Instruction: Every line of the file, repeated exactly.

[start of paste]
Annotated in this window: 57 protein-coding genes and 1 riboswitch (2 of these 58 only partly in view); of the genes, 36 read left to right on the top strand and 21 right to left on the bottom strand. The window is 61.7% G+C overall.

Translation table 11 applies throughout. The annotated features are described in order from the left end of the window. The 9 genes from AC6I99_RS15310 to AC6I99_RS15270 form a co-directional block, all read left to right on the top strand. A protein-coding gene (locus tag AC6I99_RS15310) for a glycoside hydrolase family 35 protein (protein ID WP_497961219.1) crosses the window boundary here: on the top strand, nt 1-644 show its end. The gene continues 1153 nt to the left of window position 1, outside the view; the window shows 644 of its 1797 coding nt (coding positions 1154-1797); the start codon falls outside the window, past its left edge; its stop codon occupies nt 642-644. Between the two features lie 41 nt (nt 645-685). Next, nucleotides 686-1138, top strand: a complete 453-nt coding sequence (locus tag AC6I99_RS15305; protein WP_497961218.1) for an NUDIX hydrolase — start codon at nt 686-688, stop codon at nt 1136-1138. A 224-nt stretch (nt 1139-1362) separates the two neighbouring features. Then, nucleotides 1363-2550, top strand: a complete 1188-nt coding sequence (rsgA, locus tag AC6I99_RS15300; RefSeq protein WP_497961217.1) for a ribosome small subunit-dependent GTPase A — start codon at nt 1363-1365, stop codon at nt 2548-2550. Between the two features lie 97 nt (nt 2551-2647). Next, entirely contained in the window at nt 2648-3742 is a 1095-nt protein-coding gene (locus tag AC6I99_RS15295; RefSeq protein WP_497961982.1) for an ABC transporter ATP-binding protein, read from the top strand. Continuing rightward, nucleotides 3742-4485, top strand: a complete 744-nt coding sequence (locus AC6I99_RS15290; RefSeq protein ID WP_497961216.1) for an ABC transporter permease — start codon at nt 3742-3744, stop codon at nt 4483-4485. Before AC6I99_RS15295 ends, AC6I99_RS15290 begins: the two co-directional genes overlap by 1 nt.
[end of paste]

Annotated in this window: 57 protein-coding genes and 1 riboswitch (2 of these 58 only partly in view); of the genes, 36 read left to right on the top strand and 21 right to left on the bottom strand. The window is 61.7% G+C overall.

Translation table 11 applies throughout. The annotated features are described in order from the left end of the window. The 9 genes from AC6I99_RS15310 to AC6I99_RS15270 form a co-directional block, all read left to right on the top strand. A protein-coding gene (locus tag AC6I99_RS15310) for a glycoside hydrolase family 35 protein (protein ID WP_497961219.1) crosses the window boundary here: on the top strand, nt 1-644 show its end. The gene continues 1153 nt to the left of window position 1, outside the view; the window shows 644 of its 1797 coding nt (coding positions 1154-1797); the start codon falls outside the window, past its left edge; its stop codon occupies nt 642-644. Between the two features lie 41 nt (nt 645-685). Next, nucleotides 686-1138, top strand: a complete 453-nt coding sequence (locus tag AC6I99_RS15305; protein WP_497961218.1) for an NUDIX hydrolase — start codon at nt 686-688, stop codon at nt 1136-1138. A 224-nt stretch (nt 1139-1362) separates the two neighbouring features. Then, nucleotides 1363-2550, top strand: a complete 1188-nt coding sequence (rsgA, locus tag AC6I99_RS15300; RefSeq protein WP_497961217.1) for a ribosome small subunit-dependent GTPase A — start codon at nt 1363-1365, stop codon at nt 2548-2550. Between the two features lie 97 nt (nt 2551-2647). Next, entirely contained in the window at nt 2648-3742 is a 1095-nt protein-coding gene (locus tag AC6I99_RS15295; RefSeq protein WP_497961982.1) for an ABC transporter ATP-binding protein, read from the top strand. Continuing rightward, nucleotides 3742-4485, top strand: a complete 744-nt coding sequence (locus AC6I99_RS15290; RefSeq protein ID WP_497961216.1) for an ABC transporter permease — start codon at nt 3742-3744, stop codon at nt 4483-4485. Before AC6I99_RS15295 ends, AC6I99_RS15290 begins: the two co-directional genes overlap by 1 nt.